Tanzania Politically stable and rich in natural resources
In recent years, Tanzania’s economy was one of the strongest in sub-Saharan Africa. However, the COVID-19 pandemic has caused enormous loss of revenue, especially in the tourism sector. Another challenge is population growth. Over the last 50 years, the country’s population has more than quadrupled and the average age is 18 years.
The government is pushing ahead with reforms aimed at fighting corruption, increasing domestic revenues, and improving health care and water supply. Initial successes can be seen, but so far it has not proved possible to achieve any tangible or sustained reduction in poverty. On the current Human Development Index (HDI) Tanzania ranks 160th out of 191 countries.
Relations between Tanzania and Germany have been shaped by the colonial history between the two countries: from 1891 to 1918, large areas of the country were part of the imperial colony German East Africa. Today, relations are close and friendly. For example, numerous partnerships exist between towns and cities, schools and church communities in the two countries.
German development cooperation with Tanzania
Tanzania and Germany have been engaged in development cooperation for many decades. At government negotiations in October 2021, the Federal Ministry for Economic Cooperation and Development (BMZ) made a new commitment of 71 million euros to Tanzania for bilateral cooperation, with 56 million euros being earmarked for Financial Cooperation and 15 million euros for Technical Cooperation.
The core areas for this cooperation are:
- Conserving nature and natural resources, protecting life on Earth
Areas of intervention: biodiversity and water
- Peaceful and inclusive societies
Area of intervention: good governance
Other areas of cooperation
In addition, Germany is also working to improve maternal and child health in Tanzania. This includes support that is being given through KfW Development Bank to the national health insurance provider, which is offering special free insurance for pregnant women and mothers living in poverty, and for their newborn babies. Additional support is being provided, furthermore, for family planning services. In order to tackle the COVID-19 pandemic, in 2021 Germany additionally provided funding for hospital equipment and staff training.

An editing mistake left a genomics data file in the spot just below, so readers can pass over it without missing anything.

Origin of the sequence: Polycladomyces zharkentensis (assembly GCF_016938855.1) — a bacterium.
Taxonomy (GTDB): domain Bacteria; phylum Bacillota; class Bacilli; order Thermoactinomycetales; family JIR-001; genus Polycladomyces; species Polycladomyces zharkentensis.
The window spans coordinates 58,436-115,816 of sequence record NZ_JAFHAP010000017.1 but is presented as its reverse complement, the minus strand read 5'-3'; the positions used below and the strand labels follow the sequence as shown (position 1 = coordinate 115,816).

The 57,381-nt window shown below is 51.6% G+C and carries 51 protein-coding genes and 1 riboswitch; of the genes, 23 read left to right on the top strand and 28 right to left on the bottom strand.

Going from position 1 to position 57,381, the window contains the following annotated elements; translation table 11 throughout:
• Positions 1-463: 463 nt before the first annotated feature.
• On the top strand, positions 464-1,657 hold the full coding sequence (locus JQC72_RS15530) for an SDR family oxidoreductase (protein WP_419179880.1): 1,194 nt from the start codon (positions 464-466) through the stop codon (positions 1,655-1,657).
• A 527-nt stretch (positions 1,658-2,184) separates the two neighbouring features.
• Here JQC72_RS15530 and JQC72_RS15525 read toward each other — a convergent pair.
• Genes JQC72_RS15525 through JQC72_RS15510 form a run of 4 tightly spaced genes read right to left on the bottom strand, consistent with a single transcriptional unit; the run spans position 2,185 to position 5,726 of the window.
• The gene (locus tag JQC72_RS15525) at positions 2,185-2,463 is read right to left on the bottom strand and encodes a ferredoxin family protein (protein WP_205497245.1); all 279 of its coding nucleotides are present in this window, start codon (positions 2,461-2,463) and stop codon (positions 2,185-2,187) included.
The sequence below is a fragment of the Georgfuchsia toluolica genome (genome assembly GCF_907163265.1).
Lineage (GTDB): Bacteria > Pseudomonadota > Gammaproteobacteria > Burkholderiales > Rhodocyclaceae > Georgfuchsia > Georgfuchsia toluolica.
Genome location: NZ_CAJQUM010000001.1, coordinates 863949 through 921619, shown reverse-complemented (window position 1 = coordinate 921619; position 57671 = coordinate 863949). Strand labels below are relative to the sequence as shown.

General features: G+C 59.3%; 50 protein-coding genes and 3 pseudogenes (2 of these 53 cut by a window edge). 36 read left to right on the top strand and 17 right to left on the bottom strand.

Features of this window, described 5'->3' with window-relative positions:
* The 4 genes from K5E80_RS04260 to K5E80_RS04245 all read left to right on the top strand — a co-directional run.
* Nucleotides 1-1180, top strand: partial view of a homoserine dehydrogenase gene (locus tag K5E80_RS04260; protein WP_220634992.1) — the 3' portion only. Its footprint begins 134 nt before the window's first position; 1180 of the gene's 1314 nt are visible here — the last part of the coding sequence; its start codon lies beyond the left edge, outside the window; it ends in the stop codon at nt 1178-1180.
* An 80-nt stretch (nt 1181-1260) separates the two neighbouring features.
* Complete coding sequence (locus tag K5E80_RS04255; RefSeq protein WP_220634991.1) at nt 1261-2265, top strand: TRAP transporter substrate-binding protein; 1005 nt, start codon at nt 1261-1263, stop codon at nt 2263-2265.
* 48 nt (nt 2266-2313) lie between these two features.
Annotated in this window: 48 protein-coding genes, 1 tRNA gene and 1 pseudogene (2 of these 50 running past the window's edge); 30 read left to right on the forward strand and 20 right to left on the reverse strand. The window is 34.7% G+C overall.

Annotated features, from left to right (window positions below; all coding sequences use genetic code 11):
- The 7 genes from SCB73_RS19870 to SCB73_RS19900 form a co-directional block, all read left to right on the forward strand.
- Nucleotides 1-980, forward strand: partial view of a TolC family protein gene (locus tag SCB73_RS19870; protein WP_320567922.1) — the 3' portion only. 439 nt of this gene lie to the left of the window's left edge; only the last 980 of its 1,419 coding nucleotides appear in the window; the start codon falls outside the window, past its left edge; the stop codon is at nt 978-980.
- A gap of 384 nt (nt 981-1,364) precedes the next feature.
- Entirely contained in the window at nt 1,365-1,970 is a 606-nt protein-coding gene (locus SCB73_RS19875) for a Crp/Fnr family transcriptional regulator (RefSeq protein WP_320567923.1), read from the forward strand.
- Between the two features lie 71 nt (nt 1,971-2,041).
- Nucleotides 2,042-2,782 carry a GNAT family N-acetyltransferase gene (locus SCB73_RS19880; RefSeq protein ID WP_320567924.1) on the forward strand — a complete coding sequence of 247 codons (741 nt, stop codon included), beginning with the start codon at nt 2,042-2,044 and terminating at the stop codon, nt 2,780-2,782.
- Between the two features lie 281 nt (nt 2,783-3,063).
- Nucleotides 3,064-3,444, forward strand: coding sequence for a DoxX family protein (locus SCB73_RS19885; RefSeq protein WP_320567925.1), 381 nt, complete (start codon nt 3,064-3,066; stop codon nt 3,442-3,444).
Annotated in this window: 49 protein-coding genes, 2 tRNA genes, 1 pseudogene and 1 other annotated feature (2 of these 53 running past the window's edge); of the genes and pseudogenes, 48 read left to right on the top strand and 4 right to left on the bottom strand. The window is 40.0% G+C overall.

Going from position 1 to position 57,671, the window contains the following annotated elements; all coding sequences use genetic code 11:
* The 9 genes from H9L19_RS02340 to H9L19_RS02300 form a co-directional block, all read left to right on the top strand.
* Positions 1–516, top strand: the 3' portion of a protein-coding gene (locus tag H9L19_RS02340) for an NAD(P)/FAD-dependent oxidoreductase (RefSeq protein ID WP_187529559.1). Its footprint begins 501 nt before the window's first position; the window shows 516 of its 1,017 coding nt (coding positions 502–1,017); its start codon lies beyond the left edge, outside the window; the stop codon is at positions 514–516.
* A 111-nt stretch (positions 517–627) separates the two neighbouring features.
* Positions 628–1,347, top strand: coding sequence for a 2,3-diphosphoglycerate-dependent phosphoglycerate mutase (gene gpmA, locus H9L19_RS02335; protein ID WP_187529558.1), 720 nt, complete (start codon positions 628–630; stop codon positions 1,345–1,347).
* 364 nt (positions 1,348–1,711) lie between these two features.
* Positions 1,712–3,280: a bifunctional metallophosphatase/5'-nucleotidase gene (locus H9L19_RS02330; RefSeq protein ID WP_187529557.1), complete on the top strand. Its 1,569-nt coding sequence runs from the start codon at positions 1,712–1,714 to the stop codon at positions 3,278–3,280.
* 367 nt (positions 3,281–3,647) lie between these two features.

The expansion of the power supply in the north-west of the country is also being supported. Through the construction of a 140-kilometre-long transmission line, the region south-west of Lake Victoria is being connected to the national power grid, and regional energy trading with Tanzania’s neighbours Burundi, Rwanda and Uganda is being made possible.
Cooperation with Zanzibar
In addition, at the government negotiations in the autumn of 2021, it was agreed that development cooperation with Zanzibar would be formally resumed. This semi-autonomous territory is characterised by political tensions, struggles for independence, sluggish economic development and enormous poverty.
Bilateral development cooperation with Zanzibar was put on hold following undemocratic elections in 2015 that were accompanied by rioting and violence. After elections in October 2020, Hussein Ali Mwinyi became Zanzibar’s new president. He formed a governing coalition with Zanzibar’s strongest opposition party (see also Political situation).
The newly resumed cooperation with Zanzibar is to begin with a participatory project for municipal water supply, which also takes into account the impacts of climate change on water security.
In addition to that, Germany is supporting Zanzibar in the areas of health and sport for development, with a special focus on young people. The aim of this cooperation is to contribute to peace and social cohesion.
As at: 10/03/2022